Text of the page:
Inflation: Ex-CBN Official Advises FG On Excess Liquidity

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Government Printer, Rivers State , Mr. Bello Olatunde (right), receiving an Award of Excellence from the National Vice President, NUPPPPROW, North West, Comrade Dauda Adamu, during the 2017 Nigeria International Print Expo at Hotel Presidential, Port Harcourt, yesterday. Photo: Nwiueh Donatus Ken

The Federal Government has been advised to come up with creative and ingenious ways of mopping up excess liquidity in the system to curb inflation.
A former Deputy Governor of the Central Bank of Nigeria (CBN), Dr Obadiah Mailafia gave the advice in an interview with newsmen in Abuja.
Excess liquidity means commercial banks are holding more cash reserves than they ideally should, above the usual requirement for them.
“We have to have a very creative and ingenious ways of mobbing up excess liquidity in the system and putting it in a manner that will not cause inflation to arise.
“We need to restore confidence in the economy that is very important because confidence is not a quantifiable thing and yet it is extremely important.
“When you have a restoration of confidence in the economy, investors will bring their money. People who are hiding their money will bring it out.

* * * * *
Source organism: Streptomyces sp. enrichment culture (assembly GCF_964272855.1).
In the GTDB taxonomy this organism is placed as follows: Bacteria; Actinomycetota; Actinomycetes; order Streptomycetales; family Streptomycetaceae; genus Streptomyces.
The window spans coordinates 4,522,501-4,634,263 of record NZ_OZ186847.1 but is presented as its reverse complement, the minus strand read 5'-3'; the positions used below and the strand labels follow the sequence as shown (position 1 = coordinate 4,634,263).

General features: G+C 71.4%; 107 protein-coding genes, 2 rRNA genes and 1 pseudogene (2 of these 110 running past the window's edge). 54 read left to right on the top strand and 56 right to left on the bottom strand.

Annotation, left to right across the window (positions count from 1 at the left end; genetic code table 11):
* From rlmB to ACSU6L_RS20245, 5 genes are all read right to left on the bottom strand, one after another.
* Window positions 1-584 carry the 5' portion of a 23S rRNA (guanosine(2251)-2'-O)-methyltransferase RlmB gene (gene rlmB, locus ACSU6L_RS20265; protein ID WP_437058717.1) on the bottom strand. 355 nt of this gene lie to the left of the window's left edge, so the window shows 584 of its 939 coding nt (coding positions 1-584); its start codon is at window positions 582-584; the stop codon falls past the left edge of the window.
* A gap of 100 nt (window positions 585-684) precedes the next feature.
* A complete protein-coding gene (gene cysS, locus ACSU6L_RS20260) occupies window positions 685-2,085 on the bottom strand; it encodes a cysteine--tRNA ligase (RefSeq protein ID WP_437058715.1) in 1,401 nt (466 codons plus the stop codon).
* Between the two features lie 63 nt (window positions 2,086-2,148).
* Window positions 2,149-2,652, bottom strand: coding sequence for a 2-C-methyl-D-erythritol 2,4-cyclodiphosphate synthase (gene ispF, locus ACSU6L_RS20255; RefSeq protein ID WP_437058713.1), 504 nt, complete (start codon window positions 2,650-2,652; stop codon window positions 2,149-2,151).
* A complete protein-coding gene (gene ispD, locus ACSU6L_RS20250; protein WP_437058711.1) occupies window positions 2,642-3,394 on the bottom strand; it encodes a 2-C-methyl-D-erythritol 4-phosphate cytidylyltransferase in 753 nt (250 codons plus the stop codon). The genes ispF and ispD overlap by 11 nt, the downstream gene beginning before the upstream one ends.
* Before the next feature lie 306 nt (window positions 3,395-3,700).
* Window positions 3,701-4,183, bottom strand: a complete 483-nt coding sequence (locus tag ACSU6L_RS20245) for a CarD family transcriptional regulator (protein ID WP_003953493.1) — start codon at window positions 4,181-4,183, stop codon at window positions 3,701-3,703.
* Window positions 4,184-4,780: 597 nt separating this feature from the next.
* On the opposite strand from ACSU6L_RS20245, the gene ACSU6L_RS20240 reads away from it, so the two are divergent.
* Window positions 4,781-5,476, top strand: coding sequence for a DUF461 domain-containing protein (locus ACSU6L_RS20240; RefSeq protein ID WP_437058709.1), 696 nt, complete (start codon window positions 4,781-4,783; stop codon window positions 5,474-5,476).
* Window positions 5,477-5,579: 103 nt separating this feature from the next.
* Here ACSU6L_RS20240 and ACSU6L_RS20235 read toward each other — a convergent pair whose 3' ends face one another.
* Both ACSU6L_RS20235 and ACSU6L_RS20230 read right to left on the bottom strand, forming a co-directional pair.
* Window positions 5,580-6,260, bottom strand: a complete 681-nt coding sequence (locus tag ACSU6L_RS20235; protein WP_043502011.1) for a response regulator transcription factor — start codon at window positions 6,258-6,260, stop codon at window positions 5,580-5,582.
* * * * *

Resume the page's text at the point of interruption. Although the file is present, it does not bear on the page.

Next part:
‘’They will invest it and when they invest it there will be high productivity.
“ When that takes place in a stable micro economic environment, it has a way of reducing inflation pressures.
“So, restructuring confidence, the role of the monetary policy in reducing inflation and mobbing up excess liquidity and also higher increases in productivity and supply side production that will make the economy more productive, that has a way of helping inflation to come down.’’
He said that the role of monetary authorities such as CBN in mobbing excess liquidity would help the authority bring inflation to single digit.
The latest Consumer Price Index (CPI) showed that the country’s inflation dropped to 17.24 per cent in April on year-on-year basis from 17.26 per cent in March.
He further urged the government to address conflicts that could affect food production, noting that food accounts for 62 per cent of inflation in the country.
“We know that the middle belt is the food basket of Nigeria and in a situation where you have farmers-herdsmen conflicts, it will affect food production.
“This will have negative impact on food production and of cause when you have scarcity of food, inflation will get out of control.’’
Mailafia explained that inflation is not just high cost of living but the rate of change of prices over time.
“The cost of living in Switzerland is quite high but it is a low inflation environment. Inflation refers not to high cost of generalise goods but to rate of change of prices over time.
“ When the rate is accelerating high, that is what we call inflation not when prices are high and they remain high. That is not necessary an inflationary situation.’’